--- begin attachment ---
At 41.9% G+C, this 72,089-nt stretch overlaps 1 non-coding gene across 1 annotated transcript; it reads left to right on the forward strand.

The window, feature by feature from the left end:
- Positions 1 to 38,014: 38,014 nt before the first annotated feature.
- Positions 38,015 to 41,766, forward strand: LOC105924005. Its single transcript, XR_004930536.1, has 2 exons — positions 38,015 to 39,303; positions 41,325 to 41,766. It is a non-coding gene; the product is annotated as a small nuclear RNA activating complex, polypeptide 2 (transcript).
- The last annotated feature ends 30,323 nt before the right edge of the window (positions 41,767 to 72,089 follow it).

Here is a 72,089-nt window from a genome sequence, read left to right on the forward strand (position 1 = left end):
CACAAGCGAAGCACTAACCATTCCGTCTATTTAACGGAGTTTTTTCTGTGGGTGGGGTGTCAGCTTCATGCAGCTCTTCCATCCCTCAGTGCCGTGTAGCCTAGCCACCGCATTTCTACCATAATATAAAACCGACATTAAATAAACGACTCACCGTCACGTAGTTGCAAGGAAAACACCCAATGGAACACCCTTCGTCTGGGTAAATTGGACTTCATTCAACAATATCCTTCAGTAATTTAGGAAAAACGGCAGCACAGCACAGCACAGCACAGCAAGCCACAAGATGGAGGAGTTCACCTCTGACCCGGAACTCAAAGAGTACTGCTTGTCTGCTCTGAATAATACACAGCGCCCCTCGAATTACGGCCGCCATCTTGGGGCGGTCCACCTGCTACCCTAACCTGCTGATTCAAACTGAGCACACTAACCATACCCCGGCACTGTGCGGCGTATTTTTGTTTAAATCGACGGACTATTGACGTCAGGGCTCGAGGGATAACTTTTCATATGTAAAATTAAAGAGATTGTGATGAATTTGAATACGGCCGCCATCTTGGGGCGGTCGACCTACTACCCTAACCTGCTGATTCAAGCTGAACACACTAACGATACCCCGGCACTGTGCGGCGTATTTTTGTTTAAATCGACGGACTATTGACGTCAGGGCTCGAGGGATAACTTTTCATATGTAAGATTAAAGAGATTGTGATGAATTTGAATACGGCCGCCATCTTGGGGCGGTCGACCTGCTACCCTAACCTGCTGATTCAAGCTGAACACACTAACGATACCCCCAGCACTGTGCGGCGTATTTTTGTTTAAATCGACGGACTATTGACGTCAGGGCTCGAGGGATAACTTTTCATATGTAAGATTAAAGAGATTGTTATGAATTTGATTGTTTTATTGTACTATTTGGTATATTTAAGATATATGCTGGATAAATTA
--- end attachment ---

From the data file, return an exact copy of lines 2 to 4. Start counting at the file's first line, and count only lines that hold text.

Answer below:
The window, feature by feature from the left end:
- Positions 1 to 38,014: 38,014 nt before the first annotated feature.
- Positions 38,015 to 41,766, forward strand: LOC105924005. Its single transcript, XR_004930536.1, has 2 exons — positions 38,015 to 39,303; positions 41,325 to 41,766. It is a non-coding gene; the product is annotated as a small nuclear RNA activating complex, polypeptide 2 (transcript).